Convenience Store Woman – A book review

Convenience Store Woman – A book review

I recently read The Travelling Cat Chronicles by Hiro Arikawa and loved it, and I picked Convenience Store Woman on a whim hoping it will continue that streak. Let us get on with the review to know if it did, shall we?

I picked Convenience Store Woman on a whim hoping it will be as good as the other Japanese lit I've read. Read on with the review to know if it did! What is your favorite #translatedwork? Recommendations, please. Let us talk. Share on X

About the book

Convenience Store Woman Review cover

Book Name: Convenience Store Woman

Author: Sayaka Murata, Ginny Tapley Takemori (Translator)

Genre: Fiction – Drama

Characters: Keiko Furukura, Shiraha

Setting: Tokyo, Japan

The plot

Keiko Furukura, a 36 year old convenience store worker, doesn’t fit into the social constructs. She doesn’t have a husband or a boyfriend, kids nor a well paying job – in short an outcast. 

Keiko has been working at the same convenience store for eighteen years and has a routine that works for her. She has no interest in trying to fit in to the society but conveniently masks her oddities. She goes even to the extent of faking an illness which makes her too weak to work anywhere else. 

Her peaceful life goes into a toss when she meets another part time worker, Shiraha who is an outcast as well. They share a lot of commonalities, and they even get into a relationship charade to shut the voices of the society.

How did that turn out? You will have to read Convenience Store Woman to know more. 

My initial thoughts

I love reading character driven books and Convenience Store Woman does a great work at that. Keiko is a strong character who accepts and has no problem being the odd duck. She survives the pressure on woman to marry and birth a child at the right age without openly rebelling against the system. She is on the brink of a break down and yet manages to get through the motions of life. I adore the odd duck she was. 

Convenience Store Woman is a melancholic, relatable and yet so surreal.  It is quintessentially Japanese and is a great choice to read if you want to know more about the country’s culture and society. 

I liked reading about the operations of a convenience store and the role it plays in helping Keiko to mimic other humans. Maybe she is on the spectrum but the author never explicitly discusses that. I am glad I found Convenience Store Woman among the hundreds of recommendations on bookstagram.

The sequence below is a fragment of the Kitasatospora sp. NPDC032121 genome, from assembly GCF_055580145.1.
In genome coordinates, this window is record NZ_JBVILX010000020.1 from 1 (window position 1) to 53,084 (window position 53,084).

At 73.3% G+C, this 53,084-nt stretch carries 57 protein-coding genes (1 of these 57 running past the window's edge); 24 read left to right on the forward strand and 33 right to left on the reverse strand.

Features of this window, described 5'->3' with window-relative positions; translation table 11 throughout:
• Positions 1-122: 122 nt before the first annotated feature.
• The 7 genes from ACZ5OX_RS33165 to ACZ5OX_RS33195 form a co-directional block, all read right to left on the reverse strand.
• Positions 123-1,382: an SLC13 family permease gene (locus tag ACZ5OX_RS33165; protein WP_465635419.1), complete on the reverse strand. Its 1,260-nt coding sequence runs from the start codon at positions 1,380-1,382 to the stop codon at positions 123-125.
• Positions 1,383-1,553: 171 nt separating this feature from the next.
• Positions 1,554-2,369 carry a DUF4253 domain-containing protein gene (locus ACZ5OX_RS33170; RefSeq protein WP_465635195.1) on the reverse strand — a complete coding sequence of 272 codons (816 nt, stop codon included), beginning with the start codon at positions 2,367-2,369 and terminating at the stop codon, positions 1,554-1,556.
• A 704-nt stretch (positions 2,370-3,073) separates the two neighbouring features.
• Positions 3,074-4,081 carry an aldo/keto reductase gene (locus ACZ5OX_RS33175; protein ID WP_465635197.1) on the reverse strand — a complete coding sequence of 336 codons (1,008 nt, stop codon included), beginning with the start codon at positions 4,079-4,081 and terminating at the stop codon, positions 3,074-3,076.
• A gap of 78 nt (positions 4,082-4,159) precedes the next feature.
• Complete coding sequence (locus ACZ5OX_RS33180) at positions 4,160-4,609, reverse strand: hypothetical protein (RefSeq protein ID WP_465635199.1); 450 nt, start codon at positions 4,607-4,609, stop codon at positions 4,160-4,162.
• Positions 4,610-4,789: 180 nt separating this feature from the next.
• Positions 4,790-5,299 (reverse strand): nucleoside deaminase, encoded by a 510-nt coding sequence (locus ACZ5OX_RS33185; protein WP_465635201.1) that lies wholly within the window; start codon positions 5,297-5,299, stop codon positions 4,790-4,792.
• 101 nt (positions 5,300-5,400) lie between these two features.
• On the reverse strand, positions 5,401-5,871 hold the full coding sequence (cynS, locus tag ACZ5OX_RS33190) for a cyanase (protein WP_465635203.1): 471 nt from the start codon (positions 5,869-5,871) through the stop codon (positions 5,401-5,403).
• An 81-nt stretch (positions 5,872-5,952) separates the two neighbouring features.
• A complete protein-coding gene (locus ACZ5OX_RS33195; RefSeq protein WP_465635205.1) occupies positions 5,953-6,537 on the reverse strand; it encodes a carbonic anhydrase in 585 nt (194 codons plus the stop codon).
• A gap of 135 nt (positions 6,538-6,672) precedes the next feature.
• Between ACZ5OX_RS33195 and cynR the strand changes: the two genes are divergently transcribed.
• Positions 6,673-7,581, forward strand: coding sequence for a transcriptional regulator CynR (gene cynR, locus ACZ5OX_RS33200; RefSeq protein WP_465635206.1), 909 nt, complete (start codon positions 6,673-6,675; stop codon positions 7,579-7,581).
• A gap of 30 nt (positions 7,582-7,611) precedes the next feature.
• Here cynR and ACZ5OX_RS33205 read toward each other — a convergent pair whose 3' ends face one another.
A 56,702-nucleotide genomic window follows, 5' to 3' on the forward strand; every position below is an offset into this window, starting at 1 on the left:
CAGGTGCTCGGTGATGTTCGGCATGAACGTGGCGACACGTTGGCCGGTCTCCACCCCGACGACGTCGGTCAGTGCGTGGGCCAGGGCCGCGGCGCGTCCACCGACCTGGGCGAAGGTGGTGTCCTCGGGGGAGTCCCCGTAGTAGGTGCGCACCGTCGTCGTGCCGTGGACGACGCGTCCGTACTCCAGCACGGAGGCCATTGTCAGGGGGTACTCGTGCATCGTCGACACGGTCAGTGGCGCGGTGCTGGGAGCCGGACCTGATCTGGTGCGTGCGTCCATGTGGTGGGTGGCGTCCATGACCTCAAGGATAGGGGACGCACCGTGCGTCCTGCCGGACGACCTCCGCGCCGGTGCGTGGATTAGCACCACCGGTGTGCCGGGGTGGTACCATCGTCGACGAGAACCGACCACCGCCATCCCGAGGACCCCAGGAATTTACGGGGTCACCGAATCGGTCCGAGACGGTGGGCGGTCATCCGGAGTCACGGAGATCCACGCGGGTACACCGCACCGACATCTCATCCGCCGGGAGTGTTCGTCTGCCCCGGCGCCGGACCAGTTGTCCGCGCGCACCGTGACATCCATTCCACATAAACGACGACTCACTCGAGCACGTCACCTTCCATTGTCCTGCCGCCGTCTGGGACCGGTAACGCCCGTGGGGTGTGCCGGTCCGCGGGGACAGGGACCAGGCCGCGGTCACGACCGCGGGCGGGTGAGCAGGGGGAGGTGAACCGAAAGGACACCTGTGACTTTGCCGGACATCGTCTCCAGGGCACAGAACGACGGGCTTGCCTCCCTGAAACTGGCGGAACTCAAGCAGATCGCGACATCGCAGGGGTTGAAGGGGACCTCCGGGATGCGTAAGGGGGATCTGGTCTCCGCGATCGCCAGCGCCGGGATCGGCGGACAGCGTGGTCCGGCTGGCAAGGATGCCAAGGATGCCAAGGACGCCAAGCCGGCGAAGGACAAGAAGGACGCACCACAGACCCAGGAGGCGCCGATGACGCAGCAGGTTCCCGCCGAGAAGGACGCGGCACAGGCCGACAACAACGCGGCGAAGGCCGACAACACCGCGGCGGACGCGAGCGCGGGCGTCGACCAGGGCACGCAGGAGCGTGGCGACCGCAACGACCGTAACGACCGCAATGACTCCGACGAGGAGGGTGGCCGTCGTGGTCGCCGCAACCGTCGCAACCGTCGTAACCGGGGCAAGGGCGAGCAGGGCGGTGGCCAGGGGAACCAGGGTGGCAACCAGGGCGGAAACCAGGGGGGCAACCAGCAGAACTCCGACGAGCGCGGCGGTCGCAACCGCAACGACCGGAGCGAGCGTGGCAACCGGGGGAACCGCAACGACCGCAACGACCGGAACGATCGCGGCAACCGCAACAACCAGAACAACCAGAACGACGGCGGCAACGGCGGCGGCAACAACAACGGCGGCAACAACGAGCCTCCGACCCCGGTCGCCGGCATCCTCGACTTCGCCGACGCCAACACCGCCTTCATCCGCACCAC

Things that worked for me

  • Convenience Store Woman gives a great commentary on the culture and society of Japan.
  • The characters are etched to perfection. I could relate to them so deeply that it scares me.
  • I loved the poignant undertone all through the book.

Things that didn’t work for me

Even though the book is comical in bits, but I saw many reviews saying this book was hysterical or funny. It wasn’t. Amusing maybe. Funny – no!


If you love character driven books and translated works, Convenience Store Woman is a great choice. If you liked books like Eleanor Oliphant Is Completely Fine and The Curious Incident of the Dog In The Night-Time, this is for you!

Similar books that you might like

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Let us chat

Do you read translated works? What was the last translated book that you read? What is your favorite and I am calling for more recommendations. Let us talk.

Convenience Store Woman – A book review

A Stephen King’S Character I Love (To Hate): Norman Daniels

Dani from Perspective of a Writer gave us a prompt to discuss my Favorite Stephen King Character for the week. As most of you all might guessed that it is for the love of the King of horror that I jumped on to post for this meme. Let us get on to this shall we?

While it may not be the most popular of Stephen King’s novels, Rose Madder will always hold a special place in my mind. My relationship with Stephen King has not always been smooth and it was Rose Madder that made all the difference. So it might not come as a surprise that I would choose someone from it as a character I love…. to hate.